I've often thought about what it would be like to actually take part in the Battle of Hoth. In The Empire Strikes Back, we saw only a glimpse of the chaos that ensued once the Imperial Army found the Rebel base on the icy planet, and didn't truly get an idea of the conflict that broke out. It makes sense considering the films follow such a small cast of characters, and can't just spend hours on showing the ins and outs of one space battle. That's why I was excited to dive head first the galactic civil war with Star Wars Battlefront later this year. At least, until I played a little bit of the beta this week at New York Comic Con. Now, don't take that to mean that I've lost all my interest. Quite the opposite, in fact. I'm just not all that interested in living out the Battle of Hoth from the Rebel perspective anymore. While the films and comics and books have always talked about the strength and power of the Imperial side of the conflict, you don't truly grasp how daunting a task it must have been for the Rebel Alliance to pull out such tremendous victories until you're planted firmly in their boots. It's impressive that any of the ships escaping Hoth made it out of there alive, especially if any of those Rebel troopers fought as poorly as I did.
Five years after the last full retail release, Harmonix has returned with Rock Band 4. Like your favorite band that's been out of the studio for too long, Harmonix's return is a welcome one. Who better than the masters of the genre to bring back one of the most storied franchises of the last decade for another run at greatness? With new platforms and audiences to reach, the time seemed right for Rock Band to once again make a claim to the throne of the ultimate music franchise. Much of what makes up Rock Band 4 will be immediately familiar to longtime players, but that's not a bad thing. Rock Band 4 brings back feelings you didn't even know you were missing, and improves upon the formula just enough to make everything feel fresh and new, while being as comfortable as a pair of worn-in leather pants.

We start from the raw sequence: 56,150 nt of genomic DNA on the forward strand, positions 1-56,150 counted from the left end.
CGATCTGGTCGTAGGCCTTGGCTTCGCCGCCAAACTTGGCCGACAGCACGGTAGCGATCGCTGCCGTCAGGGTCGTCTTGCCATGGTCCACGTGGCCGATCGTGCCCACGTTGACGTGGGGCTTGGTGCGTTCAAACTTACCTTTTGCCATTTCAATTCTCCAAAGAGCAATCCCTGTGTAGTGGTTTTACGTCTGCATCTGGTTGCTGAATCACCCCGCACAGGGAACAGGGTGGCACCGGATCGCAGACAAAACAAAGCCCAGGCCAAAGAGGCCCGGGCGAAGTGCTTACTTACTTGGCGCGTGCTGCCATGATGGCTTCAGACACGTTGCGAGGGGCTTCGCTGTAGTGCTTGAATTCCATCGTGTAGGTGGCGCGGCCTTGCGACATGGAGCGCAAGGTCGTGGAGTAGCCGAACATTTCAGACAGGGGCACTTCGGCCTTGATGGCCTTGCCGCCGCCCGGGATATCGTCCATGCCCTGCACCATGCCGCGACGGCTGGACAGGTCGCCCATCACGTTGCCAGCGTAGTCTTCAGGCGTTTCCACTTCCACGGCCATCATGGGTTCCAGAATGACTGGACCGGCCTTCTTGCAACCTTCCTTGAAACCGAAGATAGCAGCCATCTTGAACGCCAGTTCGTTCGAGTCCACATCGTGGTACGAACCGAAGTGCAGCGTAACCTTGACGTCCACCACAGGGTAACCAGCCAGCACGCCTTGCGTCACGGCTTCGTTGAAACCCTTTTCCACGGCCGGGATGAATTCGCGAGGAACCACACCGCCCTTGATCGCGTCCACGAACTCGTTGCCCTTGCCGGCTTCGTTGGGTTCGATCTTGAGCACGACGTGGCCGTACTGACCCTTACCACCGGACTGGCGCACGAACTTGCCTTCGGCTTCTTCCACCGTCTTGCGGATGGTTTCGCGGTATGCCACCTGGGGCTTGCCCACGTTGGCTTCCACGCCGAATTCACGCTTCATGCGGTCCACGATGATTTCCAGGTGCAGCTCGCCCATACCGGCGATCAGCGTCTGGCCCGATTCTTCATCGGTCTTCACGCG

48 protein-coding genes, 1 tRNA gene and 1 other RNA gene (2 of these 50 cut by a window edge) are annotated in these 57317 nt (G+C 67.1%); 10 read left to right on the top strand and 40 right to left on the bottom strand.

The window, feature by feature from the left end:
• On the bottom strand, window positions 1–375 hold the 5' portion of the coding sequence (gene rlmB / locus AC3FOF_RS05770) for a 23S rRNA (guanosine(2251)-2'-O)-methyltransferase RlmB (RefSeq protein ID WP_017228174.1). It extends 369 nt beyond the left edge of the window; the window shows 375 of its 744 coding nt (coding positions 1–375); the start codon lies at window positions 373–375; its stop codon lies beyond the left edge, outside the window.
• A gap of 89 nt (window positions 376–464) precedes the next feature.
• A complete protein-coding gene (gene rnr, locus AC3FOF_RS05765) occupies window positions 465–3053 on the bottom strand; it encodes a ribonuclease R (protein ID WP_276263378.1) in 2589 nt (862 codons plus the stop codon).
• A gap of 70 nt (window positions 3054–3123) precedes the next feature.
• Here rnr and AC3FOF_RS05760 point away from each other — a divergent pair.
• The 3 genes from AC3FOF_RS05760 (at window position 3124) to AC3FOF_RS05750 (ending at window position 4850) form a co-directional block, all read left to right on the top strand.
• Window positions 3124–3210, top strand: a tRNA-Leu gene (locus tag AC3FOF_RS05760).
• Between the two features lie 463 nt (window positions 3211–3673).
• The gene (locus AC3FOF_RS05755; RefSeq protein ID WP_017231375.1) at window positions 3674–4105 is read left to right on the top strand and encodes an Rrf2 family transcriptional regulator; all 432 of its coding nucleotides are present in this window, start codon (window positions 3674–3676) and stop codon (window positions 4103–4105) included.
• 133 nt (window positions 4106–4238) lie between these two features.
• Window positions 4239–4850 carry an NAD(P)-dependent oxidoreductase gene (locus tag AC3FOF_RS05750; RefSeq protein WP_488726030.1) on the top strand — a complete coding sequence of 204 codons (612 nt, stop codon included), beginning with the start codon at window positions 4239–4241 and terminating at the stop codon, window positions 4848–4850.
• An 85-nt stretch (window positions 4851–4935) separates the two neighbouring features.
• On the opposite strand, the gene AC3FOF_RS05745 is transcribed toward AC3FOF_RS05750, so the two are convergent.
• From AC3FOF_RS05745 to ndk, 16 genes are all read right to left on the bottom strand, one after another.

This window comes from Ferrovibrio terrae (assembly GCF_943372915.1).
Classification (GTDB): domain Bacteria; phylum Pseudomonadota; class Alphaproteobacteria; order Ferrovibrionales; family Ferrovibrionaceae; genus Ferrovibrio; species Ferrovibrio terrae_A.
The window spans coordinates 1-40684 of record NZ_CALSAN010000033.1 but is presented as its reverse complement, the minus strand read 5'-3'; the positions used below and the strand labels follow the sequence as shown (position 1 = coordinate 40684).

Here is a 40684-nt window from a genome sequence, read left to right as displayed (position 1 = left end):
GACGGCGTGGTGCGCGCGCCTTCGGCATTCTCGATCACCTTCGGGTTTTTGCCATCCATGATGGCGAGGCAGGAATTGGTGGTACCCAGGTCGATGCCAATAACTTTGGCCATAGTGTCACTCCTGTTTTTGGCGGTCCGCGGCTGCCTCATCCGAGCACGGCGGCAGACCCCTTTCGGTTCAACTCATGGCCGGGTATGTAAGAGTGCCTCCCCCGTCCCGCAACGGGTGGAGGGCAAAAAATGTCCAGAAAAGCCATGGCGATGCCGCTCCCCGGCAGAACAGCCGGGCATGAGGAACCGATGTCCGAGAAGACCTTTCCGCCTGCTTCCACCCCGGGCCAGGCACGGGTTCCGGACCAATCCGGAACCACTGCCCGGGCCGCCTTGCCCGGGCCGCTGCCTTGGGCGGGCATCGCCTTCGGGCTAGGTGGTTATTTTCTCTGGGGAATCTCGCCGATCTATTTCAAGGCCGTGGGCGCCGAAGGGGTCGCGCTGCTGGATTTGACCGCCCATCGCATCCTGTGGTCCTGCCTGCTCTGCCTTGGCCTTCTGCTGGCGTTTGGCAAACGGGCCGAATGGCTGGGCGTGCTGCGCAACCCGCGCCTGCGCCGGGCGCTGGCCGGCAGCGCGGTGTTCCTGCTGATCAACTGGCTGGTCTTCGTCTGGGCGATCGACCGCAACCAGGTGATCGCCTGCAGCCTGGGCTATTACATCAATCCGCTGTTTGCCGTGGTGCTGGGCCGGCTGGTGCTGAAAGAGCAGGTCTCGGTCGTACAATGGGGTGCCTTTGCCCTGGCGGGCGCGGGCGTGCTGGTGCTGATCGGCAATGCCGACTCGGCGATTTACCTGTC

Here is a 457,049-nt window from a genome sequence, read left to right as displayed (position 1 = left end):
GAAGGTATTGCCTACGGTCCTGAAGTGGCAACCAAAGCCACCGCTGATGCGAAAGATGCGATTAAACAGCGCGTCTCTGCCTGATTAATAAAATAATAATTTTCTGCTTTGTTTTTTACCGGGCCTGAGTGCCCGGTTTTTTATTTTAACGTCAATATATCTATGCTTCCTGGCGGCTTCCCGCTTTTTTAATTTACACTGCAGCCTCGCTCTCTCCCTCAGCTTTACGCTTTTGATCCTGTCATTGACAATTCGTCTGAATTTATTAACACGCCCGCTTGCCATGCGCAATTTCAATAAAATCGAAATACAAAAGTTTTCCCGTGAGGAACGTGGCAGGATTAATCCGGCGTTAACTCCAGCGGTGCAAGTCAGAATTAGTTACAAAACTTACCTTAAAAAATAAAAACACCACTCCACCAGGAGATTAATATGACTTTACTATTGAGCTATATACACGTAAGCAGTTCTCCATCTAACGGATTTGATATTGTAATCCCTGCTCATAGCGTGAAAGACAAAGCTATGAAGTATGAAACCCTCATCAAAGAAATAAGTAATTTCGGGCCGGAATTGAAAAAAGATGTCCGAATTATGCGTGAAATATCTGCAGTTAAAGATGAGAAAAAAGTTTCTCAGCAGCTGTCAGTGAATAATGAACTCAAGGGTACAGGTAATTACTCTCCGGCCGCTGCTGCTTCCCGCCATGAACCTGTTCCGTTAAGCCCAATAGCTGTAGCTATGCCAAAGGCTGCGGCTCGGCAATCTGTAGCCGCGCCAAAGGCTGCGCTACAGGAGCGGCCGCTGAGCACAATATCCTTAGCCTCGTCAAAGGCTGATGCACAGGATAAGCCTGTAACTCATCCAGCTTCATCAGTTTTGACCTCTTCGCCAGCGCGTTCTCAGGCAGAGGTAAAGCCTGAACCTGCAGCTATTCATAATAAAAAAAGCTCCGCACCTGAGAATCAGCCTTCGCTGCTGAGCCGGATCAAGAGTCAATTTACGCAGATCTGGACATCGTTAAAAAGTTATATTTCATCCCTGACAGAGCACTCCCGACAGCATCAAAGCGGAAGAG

Given the recent success with Batman: Arkham Knight, it makes a lot of sense for Warner Bros. Interactive to keep the big guy around in some form or another
As promised, there's a new update for Batman: Arkham Knight available today that brings the Tumbler from Christopher Nolan's Batman trilogy to the video game. There'll be a pair of new race tracks based on those movies, too. You'll also be able to use the Tumbler on the streets of Gotham itself... provided you've already eliminated every single drone tank in the game. It's another of Arkham Knight's instances where it almost got something right. I mean, the Tumbler is pretty dang close to the Arkham Knight version of the Batmobile, but it still has these weird restrictions on how it can be used. The same was true of the Batman '89 Batmobile and will likely also be true of October's Batman '66 Batmobile, which shouldn't be confused with the Batman '66 Batmobile skin that was offered as a PlayStation 4 pre-order incentive. Of course, weird restrictions has been the story of the Batman: Arkham Knight add-ons ever since they first started dropping. You could play as all the characters so far individually (Batgirl, Harley Quinn and Red Hood) in their specific stories, but none of them were accessible in the open world of Gotham's streets. At least, not without modding on a PC. The same will hold true for the Nightwing adventure, GCPD Lockdown. The first actual story content developed by Rocksteady (previous add-ons were from WB Montreal), there's a chance this little bit of Dick Grayson goodness will be the first DLC worth the price of admission. Hell, it might even actually last longer than 20 minutes. You know what still won't be coming? The ability to play as Nightwing throughout all of Gotham.